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Mental health

Nurse in green walking along Bear Ward corridor

Mental health affects how well we feel, and how we cope with the obstacles and challenges we face in life. 

Some young people experience mental health difficulties and the symptoms can interfere with their day-to-day life. Mental health difficulties can affect things like your concentration, your relationships and your ability to communicate with others or get to school or college. 

If you're experiencing severe mental health difficulties, or your local health care team would like you to have a more specialist assessment, you may be referred to the Department of Child and Adolescent Mental Health Services (DCAMHS) at Great Ormond Street Hospital (GOSH).

Remember

Mental health difficulties can affect anyone – it’s not the person’s fault and there is nothing to be ashamed of. 

Even if you’re experiencing mild mental health difficulties, there’s plenty of mental health support for young people out there, such as Young Minds. You can talk to your doctor too.

Being referred to DCAMHS

You may be referred to DCAMS for specialist help with your mental health condition. The team treats things like:

 

DCAMHS supports young people with autism and Asperger's syndrome too. It also runs the Mildred Creak Unit  a safe place for you to stay where trained staff take care of you and help you manage your mental health.

What to expect

You’ll be supported by one, or sometimes a number, of the DCAMHS team: 

  • Family therapists – he or she will help you and your family to consider each other’s perspectives, experiences and beliefs.
  • Psychiatrists – a medically qualified doctor who has specialist training in mental health.
  • Psychologists – to help you understand why you’re feeling or acting in a certain way and to offer practical support.
  • Child and adolescent psychotherapists – they will help you understand your emotions and behaviour by thinking in depth with you about your relationships.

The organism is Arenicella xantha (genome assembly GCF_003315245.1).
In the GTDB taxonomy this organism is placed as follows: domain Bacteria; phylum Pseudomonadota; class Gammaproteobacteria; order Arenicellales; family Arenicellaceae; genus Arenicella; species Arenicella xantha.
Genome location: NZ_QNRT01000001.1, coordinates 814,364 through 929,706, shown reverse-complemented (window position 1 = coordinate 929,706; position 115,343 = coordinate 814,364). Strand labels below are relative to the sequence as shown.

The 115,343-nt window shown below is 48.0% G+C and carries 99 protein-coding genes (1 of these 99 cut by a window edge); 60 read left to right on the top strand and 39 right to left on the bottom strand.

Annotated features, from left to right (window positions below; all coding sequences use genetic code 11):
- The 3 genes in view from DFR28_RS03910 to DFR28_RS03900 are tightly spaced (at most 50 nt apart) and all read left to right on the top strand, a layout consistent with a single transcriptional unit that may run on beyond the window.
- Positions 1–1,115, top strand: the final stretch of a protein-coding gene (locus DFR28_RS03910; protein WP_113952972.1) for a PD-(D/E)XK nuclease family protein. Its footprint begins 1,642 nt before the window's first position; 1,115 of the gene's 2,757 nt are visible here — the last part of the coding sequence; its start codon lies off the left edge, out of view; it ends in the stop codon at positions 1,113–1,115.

• Social workers – to try and make things less stressful for you and your family while you’re being treated at GOSH, and to help you access the right services and support outside of hospital.
  • Doctors – there are many types of doctors at GOSH, each trained for their specialty, to help make sure you always get the best care. 
  • Specialist nurses – medically trained and mental health trained staff who specialise in a particular difficulty. They may take part in your assessment or offer you and your family a range of interventions.  

Assessments 

You may take part in a number of assessments after you have been referred to GOSH. Types of assessment commonly offered by DCAMHS include: 

  • Cognitive assessment – an IQ test completed by a psychologist to help them to understand how you learn, in case you need any extra support at school.
  • Observation (ADOS) – involves talking and playing some games to help the team understand how you interact with others.
  • Family assessment – a chance for you and your family to talk about what works well at home and anything that you may find difficult. 
  • Parent assessment – when your parents talk to the team about your development, such as what you were like when you were younger and how things are for you now. 

Therapies

You may have a combination of therapies while you’re being treated at GOSH to help you best manage your mental health condition. Mental health treatments offered by DCAMHS include:

  • Cognitive behavioural therapy – aims to change any thinking or behaviour patterns you have which might be making your difficulties worse.
  • Psychotherapy – helps people find new ways to think about how their feelings and thoughts are connected to their behaviour.
  • Medication – some mental health conditions can be treated with medication, such as antidepressants or sedatives.
  • Family therapy – involves working both with individuals and people who are important to them.
  • EMDR therapy – helps people dealing with troubling memories of difficult experiences they may have had in the past. 

Support

Young Minds mental health support.  

B-eat – beating eating disorders.

RU-OK self-help for teenagers.